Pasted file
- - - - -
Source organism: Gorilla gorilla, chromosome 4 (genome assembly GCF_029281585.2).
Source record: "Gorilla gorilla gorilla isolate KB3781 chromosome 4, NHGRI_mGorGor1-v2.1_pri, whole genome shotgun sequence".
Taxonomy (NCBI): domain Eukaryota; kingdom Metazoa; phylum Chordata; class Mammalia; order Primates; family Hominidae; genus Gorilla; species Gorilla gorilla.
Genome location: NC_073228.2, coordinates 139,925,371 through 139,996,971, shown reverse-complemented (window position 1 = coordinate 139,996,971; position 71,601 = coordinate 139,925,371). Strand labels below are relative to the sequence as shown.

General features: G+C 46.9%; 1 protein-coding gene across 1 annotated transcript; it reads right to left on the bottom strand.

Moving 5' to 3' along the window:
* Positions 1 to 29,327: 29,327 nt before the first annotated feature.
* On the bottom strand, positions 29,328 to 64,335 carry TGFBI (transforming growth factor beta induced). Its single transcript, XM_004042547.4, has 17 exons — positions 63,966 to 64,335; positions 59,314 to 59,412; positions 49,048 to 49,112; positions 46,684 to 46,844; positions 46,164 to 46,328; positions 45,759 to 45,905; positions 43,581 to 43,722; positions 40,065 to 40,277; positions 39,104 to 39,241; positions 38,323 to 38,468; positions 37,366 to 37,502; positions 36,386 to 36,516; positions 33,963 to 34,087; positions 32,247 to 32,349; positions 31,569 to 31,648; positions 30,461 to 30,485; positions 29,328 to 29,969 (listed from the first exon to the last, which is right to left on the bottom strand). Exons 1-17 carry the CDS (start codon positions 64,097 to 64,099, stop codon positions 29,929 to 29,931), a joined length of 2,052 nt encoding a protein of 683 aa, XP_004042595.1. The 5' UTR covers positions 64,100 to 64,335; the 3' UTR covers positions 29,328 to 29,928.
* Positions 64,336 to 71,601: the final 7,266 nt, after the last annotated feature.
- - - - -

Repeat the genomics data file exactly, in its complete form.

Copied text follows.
Source organism: Gorilla gorilla, chromosome 4 (genome assembly GCF_029281585.2).
Source record: "Gorilla gorilla gorilla isolate KB3781 chromosome 4, NHGRI_mGorGor1-v2.1_pri, whole genome shotgun sequence".
Taxonomy (NCBI): domain Eukaryota; kingdom Metazoa; phylum Chordata; class Mammalia; order Primates; family Hominidae; genus Gorilla; species Gorilla gorilla.
Genome location: NC_073228.2, coordinates 139,925,371 through 139,996,971, shown reverse-complemented (window position 1 = coordinate 139,996,971; position 71,601 = coordinate 139,925,371). Strand labels below are relative to the sequence as shown.

General features: G+C 46.9%; 1 protein-coding gene across 1 annotated transcript; it reads right to left on the bottom strand.

Moving 5' to 3' along the window:
* Positions 1 to 29,327: 29,327 nt before the first annotated feature.
* On the bottom strand, positions 29,328 to 64,335 carry TGFBI (transforming growth factor beta induced). Its single transcript, XM_004042547.4, has 17 exons — positions 63,966 to 64,335; positions 59,314 to 59,412; positions 49,048 to 49,112; positions 46,684 to 46,844; positions 46,164 to 46,328; positions 45,759 to 45,905; positions 43,581 to 43,722; positions 40,065 to 40,277; positions 39,104 to 39,241; positions 38,323 to 38,468; positions 37,366 to 37,502; positions 36,386 to 36,516; positions 33,963 to 34,087; positions 32,247 to 32,349; positions 31,569 to 31,648; positions 30,461 to 30,485; positions 29,328 to 29,969 (listed from the first exon to the last, which is right to left on the bottom strand). Exons 1-17 carry the CDS (start codon positions 64,097 to 64,099, stop codon positions 29,929 to 29,931), a joined length of 2,052 nt encoding a protein of 683 aa, XP_004042595.1. The 5' UTR covers positions 64,100 to 64,335; the 3' UTR covers positions 29,328 to 29,928.
* Positions 64,336 to 71,601: the final 7,266 nt, after the last annotated feature.